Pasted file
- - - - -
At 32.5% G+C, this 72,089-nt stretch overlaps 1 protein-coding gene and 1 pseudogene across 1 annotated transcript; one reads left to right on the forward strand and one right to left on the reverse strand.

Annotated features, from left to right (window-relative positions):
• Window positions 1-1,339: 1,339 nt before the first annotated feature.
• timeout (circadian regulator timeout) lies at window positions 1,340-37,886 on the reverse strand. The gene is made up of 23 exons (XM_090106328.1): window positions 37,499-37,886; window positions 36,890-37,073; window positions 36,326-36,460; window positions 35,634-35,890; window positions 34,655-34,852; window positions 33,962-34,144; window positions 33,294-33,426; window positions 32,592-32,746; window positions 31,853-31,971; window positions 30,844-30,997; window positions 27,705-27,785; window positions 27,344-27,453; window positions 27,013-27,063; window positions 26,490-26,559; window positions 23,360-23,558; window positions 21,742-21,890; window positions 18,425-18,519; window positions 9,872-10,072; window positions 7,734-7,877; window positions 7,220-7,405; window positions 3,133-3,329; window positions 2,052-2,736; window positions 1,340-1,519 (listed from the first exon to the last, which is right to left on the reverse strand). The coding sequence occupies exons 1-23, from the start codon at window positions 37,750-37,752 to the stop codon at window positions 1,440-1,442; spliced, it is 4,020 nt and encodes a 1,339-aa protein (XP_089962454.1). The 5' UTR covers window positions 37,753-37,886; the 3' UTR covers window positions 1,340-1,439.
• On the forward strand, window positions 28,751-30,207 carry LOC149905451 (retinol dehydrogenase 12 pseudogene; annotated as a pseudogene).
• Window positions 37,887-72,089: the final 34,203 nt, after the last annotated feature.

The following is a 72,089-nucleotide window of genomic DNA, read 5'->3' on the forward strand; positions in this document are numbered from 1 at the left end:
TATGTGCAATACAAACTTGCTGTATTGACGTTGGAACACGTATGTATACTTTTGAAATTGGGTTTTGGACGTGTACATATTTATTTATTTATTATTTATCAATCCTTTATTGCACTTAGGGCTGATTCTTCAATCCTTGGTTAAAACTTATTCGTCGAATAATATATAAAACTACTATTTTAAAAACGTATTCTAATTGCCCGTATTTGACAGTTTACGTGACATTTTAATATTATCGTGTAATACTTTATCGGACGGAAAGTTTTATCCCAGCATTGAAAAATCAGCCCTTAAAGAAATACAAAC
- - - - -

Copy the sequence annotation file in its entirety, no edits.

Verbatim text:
At 32.5% G+C, this 72,089-nt stretch overlaps 1 protein-coding gene and 1 pseudogene across 1 annotated transcript; one reads left to right on the forward strand and one right to left on the reverse strand.

Annotated features, from left to right (window-relative positions):
• Window positions 1-1,339: 1,339 nt before the first annotated feature.
• timeout (circadian regulator timeout) lies at window positions 1,340-37,886 on the reverse strand. The gene is made up of 23 exons (XM_090106328.1): window positions 37,499-37,886; window positions 36,890-37,073; window positions 36,326-36,460; window positions 35,634-35,890; window positions 34,655-34,852; window positions 33,962-34,144; window positions 33,294-33,426; window positions 32,592-32,746; window positions 31,853-31,971; window positions 30,844-30,997; window positions 27,705-27,785; window positions 27,344-27,453; window positions 27,013-27,063; window positions 26,490-26,559; window positions 23,360-23,558; window positions 21,742-21,890; window positions 18,425-18,519; window positions 9,872-10,072; window positions 7,734-7,877; window positions 7,220-7,405; window positions 3,133-3,329; window positions 2,052-2,736; window positions 1,340-1,519 (listed from the first exon to the last, which is right to left on the reverse strand). The coding sequence occupies exons 1-23, from the start codon at window positions 37,750-37,752 to the stop codon at window positions 1,440-1,442; spliced, it is 4,020 nt and encodes a 1,339-aa protein (XP_089962454.1). The 5' UTR covers window positions 37,753-37,886; the 3' UTR covers window positions 1,340-1,439.
• On the forward strand, window positions 28,751-30,207 carry LOC149905451 (retinol dehydrogenase 12 pseudogene; annotated as a pseudogene).
• Window positions 37,887-72,089: the final 34,203 nt, after the last annotated feature.

The following is a 72,089-nucleotide window of genomic DNA, read 5'->3' on the forward strand; positions in this document are numbered from 1 at the left end:
TATGTGCAATACAAACTTGCTGTATTGACGTTGGAACACGTATGTATACTTTTGAAATTGGGTTTTGGACGTGTACATATTTATTTATTTATTATTTATCAATCCTTTATTGCACTTAGGGCTGATTCTTCAATCCTTGGTTAAAACTTATTCGTCGAATAATATATAAAACTACTATTTTAAAAACGTATTCTAATTGCCCGTATTTGACAGTTTACGTGACATTTTAATATTATCGTGTAATACTTTATCGGACGGAAAGTTTTATCCCAGCATTGAAAAATCAGCCCTTAAAGAAATACAAAC